By Mark Jaffe - The Denver Post – February 9, 2013
The move to tap petroleum-rich shale reserves in some of the country’s driest regions, including Colorado, may be setting up a battle between oil and water. The water is needed for hydraulic fracturing, a process that pumps millions of gallons of sand and water into a well to crack the hard shale and release oil and gas.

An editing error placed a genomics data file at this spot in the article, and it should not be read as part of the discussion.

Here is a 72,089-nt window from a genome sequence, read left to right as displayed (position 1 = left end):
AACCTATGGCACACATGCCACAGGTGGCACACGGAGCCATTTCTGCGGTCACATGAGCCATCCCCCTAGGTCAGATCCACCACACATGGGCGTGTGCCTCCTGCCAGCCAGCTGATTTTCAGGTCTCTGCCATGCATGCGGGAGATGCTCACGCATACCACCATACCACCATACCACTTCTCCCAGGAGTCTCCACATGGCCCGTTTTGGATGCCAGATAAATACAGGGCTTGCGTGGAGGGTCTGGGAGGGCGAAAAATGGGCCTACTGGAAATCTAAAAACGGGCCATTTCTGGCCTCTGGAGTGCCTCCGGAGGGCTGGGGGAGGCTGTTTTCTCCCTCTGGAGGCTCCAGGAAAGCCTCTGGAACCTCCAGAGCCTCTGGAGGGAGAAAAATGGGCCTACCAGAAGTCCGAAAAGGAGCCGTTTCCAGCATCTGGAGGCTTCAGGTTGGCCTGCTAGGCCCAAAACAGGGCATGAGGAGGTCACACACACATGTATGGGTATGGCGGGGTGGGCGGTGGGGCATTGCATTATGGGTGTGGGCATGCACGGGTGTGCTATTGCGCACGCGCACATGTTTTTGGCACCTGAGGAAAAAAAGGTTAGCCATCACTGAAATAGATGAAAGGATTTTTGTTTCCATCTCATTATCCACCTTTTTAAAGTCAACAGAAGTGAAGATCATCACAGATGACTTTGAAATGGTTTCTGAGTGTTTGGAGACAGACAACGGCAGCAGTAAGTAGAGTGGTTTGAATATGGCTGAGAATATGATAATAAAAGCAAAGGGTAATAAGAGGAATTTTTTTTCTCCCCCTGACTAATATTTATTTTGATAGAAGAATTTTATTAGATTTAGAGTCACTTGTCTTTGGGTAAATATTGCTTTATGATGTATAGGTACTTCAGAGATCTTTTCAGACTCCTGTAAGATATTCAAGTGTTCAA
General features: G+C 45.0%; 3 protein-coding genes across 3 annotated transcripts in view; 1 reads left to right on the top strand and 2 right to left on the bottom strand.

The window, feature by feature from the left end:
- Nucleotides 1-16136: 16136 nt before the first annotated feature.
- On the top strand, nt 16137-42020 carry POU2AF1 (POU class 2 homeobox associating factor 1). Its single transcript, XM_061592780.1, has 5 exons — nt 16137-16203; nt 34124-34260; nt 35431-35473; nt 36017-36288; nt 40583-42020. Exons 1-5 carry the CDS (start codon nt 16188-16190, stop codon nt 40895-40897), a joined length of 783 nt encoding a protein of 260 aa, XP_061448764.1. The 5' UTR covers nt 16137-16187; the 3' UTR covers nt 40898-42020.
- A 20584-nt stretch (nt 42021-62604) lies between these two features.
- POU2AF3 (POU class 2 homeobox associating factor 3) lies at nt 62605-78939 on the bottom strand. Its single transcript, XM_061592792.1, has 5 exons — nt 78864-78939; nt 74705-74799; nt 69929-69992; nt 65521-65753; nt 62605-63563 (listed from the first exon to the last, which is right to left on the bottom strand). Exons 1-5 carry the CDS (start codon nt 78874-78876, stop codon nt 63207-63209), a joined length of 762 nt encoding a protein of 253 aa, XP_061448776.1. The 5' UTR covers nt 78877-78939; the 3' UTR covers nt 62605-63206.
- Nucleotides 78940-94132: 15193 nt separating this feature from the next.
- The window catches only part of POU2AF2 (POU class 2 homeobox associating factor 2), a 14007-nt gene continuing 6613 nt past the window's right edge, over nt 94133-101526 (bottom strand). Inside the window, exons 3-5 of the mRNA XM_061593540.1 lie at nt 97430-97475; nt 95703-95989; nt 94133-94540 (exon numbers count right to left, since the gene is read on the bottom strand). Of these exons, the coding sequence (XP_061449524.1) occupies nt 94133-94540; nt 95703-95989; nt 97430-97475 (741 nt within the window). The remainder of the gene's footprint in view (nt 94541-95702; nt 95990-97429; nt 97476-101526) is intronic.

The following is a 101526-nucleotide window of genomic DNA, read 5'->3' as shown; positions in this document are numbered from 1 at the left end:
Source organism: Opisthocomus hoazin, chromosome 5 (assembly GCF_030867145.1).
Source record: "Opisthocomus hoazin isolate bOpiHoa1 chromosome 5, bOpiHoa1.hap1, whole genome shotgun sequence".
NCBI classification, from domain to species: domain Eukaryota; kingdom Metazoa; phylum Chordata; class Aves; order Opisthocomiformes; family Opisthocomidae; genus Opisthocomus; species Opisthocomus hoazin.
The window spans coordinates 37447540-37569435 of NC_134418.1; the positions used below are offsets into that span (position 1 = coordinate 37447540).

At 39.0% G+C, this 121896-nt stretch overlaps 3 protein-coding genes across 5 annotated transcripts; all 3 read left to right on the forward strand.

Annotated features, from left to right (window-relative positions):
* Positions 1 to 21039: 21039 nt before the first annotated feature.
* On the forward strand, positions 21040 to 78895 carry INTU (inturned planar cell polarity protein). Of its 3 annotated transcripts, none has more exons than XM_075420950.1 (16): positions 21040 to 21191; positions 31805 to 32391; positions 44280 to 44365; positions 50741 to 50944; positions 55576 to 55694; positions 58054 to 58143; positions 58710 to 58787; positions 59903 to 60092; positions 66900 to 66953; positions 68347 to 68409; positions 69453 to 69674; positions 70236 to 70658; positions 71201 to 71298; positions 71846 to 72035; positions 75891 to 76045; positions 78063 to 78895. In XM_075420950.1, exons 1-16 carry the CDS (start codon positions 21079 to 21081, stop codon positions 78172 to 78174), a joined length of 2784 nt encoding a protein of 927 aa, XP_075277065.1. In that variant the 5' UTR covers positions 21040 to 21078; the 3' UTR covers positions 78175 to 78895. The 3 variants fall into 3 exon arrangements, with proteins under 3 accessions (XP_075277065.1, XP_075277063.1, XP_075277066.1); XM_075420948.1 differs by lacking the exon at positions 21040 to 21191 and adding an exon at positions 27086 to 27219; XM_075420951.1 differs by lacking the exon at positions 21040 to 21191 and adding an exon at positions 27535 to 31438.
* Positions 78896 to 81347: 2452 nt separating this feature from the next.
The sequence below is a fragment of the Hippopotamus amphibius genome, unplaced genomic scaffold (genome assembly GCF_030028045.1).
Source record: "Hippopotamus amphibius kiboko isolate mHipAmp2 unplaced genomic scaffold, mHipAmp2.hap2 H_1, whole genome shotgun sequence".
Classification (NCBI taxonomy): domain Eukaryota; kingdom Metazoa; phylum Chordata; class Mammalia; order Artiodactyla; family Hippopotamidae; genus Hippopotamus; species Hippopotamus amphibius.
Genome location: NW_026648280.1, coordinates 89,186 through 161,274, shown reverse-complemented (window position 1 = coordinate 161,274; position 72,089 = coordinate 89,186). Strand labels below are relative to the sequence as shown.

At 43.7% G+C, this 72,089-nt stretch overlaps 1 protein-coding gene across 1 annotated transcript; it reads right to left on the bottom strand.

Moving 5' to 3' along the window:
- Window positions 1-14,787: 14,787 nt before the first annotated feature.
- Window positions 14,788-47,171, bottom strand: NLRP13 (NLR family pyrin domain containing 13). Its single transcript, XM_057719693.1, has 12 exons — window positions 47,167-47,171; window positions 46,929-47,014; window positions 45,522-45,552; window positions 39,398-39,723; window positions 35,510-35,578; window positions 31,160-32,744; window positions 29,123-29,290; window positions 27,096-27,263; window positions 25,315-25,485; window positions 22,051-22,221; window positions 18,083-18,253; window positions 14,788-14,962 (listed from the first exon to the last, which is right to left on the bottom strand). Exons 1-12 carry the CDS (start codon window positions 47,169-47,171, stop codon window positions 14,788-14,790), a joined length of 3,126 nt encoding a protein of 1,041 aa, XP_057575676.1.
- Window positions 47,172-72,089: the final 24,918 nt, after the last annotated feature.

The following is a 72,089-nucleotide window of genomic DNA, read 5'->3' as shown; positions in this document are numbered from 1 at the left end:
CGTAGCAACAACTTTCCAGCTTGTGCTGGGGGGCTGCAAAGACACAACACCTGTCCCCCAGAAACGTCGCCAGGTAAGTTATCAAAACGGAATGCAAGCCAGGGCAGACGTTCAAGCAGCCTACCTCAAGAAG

Nearly half of the 39,294 reported “fracked” wells drilled in the U.S. since 2011 are in regions with high or extreme water stress, according to a report by Ceres, an investor and environmental-advocacy group. In Colorado, Ceres found that 97 percent of the wells are being drilled in highly or extremely highly water-stressed areas, such as the Denver-Julesburg Basin. Continue reading “When drought occurs, fracking and farming collide” »